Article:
· "The 'I can drink so much' guy - No one is impressed by his stories. Note: Usually, this is also the 'I hook up all the time' guy. Lies.
    · The "hip" old dude - He'll try to tell you not to get caught "ridin' dirty" and that the "hizzy fo shizzy." Don't give him the attention he craves.
    · The ultra philosophical - He'll scoff when he learns you can't debate 'Locke's Second Treatise' or don't listen exclusively to indie. His contemptuous smirk will often be visible when people mispronounce 'Caramel Macchiato' - but he'll take their order anyway. "

    People to know:
    · Professors - "Be nice to the people that grade you.
    · The social butterfly - Keep up with the scene by knowing the girl who knows everyone.
    · The quiet ones - You always gotta watch out for the quiet ones."
    Textbooks: "Buy used if you can. But, don't rely on what other people have highlighted. Despite what you may think, there are some stupid people in university."
    - Ilia Poliakov, University of Calgary, Medicine '07

    Don't be afraid ...
    "What's the worst that could happen? You asking a stupid question, when probably all 80 people in the class are wondering the same thing. There are no stupid questions, just redundant ones. "
    - Vivian Wong, UBC, International Relations'08

    And lastly...
    Get involved! Join a club or organization. Find a mentor, and a buddy who can fill you in on missed classes. Most importantly, know that what you learn outside of the classroom can be even more profound than what goes on inside of the classroom. And know that these years will go by before you realize it, so make them the best you can.

    Good luck, first years. You'll be fine.

    URL: http://www.cbc.ca/news/background/consumers/student-survival-guide.html.

    Illustrative Example 2:

    Excerpted from Student Survival Guide. Copyright © 2001 by Lucy Clarke and Jenny Hawkins. Excerpted by permission. All rights reserved. No part of this excerpt may be reproduced or reprinted without permission in writing from the publisher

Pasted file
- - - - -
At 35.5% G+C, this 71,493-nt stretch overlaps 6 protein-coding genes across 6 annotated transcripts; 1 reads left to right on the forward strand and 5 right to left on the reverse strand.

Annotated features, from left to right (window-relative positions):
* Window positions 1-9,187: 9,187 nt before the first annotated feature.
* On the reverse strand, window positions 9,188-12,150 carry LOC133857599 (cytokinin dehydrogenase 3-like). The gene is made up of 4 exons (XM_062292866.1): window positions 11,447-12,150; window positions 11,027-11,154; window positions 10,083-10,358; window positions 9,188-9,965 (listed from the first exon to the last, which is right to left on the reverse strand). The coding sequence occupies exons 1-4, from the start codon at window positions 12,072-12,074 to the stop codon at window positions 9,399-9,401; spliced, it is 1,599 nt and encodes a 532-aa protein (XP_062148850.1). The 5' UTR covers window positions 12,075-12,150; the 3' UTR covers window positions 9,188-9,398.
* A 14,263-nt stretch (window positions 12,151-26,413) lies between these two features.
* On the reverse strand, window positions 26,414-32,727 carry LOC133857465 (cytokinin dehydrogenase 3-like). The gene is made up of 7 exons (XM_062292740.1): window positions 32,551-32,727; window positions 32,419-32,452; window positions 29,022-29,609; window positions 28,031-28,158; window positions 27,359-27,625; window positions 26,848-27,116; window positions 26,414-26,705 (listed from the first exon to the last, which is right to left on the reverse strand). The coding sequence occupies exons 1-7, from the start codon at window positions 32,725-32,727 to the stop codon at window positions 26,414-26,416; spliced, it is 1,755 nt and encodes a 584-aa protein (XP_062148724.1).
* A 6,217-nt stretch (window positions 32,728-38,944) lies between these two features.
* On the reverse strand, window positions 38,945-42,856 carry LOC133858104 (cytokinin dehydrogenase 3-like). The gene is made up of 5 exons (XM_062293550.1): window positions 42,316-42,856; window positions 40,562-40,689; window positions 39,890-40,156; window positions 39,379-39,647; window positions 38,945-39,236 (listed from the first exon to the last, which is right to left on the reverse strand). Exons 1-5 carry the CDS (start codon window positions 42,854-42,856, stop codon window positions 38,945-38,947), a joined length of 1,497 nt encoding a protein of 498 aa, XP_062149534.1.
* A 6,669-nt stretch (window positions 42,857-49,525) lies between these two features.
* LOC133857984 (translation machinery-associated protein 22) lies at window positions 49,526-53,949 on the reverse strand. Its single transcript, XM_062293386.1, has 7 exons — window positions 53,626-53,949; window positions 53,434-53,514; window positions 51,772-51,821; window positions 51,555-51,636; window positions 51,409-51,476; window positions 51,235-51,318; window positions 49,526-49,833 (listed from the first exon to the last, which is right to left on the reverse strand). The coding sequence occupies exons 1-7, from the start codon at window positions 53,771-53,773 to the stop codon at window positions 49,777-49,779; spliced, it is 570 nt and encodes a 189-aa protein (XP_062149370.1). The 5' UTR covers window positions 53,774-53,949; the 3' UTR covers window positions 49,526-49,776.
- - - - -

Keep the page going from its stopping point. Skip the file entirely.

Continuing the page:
Student Survival Guide by Lucy Clarke and Jenny Hawkins
    From Freshers' week antics and party games to renting a house and health care. This is the ultimate guide to surviving university, written by those in the know.

    Student Survival Guide by Lucy Clarke and Jenny Hawkins How To Books, 2001, £5.99 pp 166

    Freshers' week - the thing you've been excited about all summer, heard crazy tales of, and will probably never forget for the rest of your life. This chapter will help to guide you through the haze that is your first taste of independence, so good luck and enjoy!

    Things to Bring to University
    ? Passport photos - crucial for various forms and new identification cards, e.g. NUS, or membership for sports clubs and societies.
    ? Fancy dress - there will be numerous themed parties and nights out, so it's time to dust off that gorilla costume you've been dying to show off.
    ? Umbrella - especially if moving to Wales.
    ? Mobile phone - not essential, some unis may have phones in each room.